Phase I Safety Assessment of Intrathecal Neostigmine Methylsulfate in Humans

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In dogs, sheep, and rats, spinal neostigmine produces analgesia alone and enhances analgesia from alpha2 -adrenergic agonists. This study assesses side effects and analgesia from intrathecal neostigmine in healthy volunteers.


After institutional review board approval and informed consent, 28 healthy volunteers were studied. The first 14 volunteers received neostigmine (50–750 micro gram) through a #19.5 spinal needle followed by insertion of a spinal catheter. The remaining 14 volunteers received neostigmine through a #25 or #27 spinal needle without a catheter. Safety measurements included blood pressure, heart rate, oxyhemoglobin saturation, end-tidal carbon dioxide, neurologic evaluation, and computer tests of vigilance and memory. Analgesia in response to ice water immersion was measured.


Neostigmine (50 micro gram) through the #19.5 needle did not affect any measured variable. Neostigmine (150 micro gram) caused mild nausea, and 500–750 micro gram caused severe nausea and vomiting. Neostigmine (150–750 micro gram) produced subjective leg weakness, decreased deep tendon reflexes, and sedation. The 750-micro gram dose was associated with anxiety, increased blood pressure and heart rate, and decreased end-tidal carbon dioxide. Neostigmine (100–200 micro gram) in saline, injected through a #25 or #27 needle, caused protracted, severe nausea, and vomiting. This did not occur when dextrose was added to neostigmine. Neostigmine by either method of administration reduced visual analog pain scores to immersion of the foot in ice water.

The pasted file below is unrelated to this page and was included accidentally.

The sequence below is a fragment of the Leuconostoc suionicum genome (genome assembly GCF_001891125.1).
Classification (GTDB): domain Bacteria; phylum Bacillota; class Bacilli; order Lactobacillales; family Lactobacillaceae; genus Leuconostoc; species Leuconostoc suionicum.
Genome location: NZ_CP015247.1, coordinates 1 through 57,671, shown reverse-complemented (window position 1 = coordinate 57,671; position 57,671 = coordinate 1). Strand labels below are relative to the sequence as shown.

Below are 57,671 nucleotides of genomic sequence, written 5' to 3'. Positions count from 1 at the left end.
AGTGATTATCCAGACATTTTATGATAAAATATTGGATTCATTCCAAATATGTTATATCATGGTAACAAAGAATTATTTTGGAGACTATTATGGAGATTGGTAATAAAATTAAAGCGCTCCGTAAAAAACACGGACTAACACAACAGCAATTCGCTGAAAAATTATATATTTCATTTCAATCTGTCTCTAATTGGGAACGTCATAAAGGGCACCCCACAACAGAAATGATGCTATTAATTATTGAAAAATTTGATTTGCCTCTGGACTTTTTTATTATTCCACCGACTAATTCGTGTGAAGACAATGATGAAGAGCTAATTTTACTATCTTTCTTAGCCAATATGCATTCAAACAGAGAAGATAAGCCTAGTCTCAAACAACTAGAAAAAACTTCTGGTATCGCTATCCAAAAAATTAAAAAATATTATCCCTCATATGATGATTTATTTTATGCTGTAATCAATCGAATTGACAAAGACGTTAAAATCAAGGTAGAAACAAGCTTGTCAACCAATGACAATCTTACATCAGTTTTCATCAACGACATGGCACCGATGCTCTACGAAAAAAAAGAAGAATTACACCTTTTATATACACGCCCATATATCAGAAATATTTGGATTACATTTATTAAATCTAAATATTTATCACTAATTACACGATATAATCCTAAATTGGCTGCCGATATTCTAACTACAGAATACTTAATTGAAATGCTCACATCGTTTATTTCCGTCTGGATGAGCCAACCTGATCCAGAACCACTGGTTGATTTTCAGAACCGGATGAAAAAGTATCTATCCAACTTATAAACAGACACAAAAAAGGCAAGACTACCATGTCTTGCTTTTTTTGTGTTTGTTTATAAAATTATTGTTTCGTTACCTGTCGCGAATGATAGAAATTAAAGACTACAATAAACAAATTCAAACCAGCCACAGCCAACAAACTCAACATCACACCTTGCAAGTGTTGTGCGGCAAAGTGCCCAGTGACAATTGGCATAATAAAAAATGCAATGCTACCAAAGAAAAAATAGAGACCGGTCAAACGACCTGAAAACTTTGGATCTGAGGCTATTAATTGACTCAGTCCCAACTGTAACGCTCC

The incidence and severity of these adverse events from intrathecal neostigmine appears to be affected by dose, method of administration, and baricity of solution. These effects in humans are consistent with studies in animals. Because no unexpected or dangerous side effects occurred, cautious examination of intrathecal neostigmine alone and in combination with other agents for analgesia is warranted.

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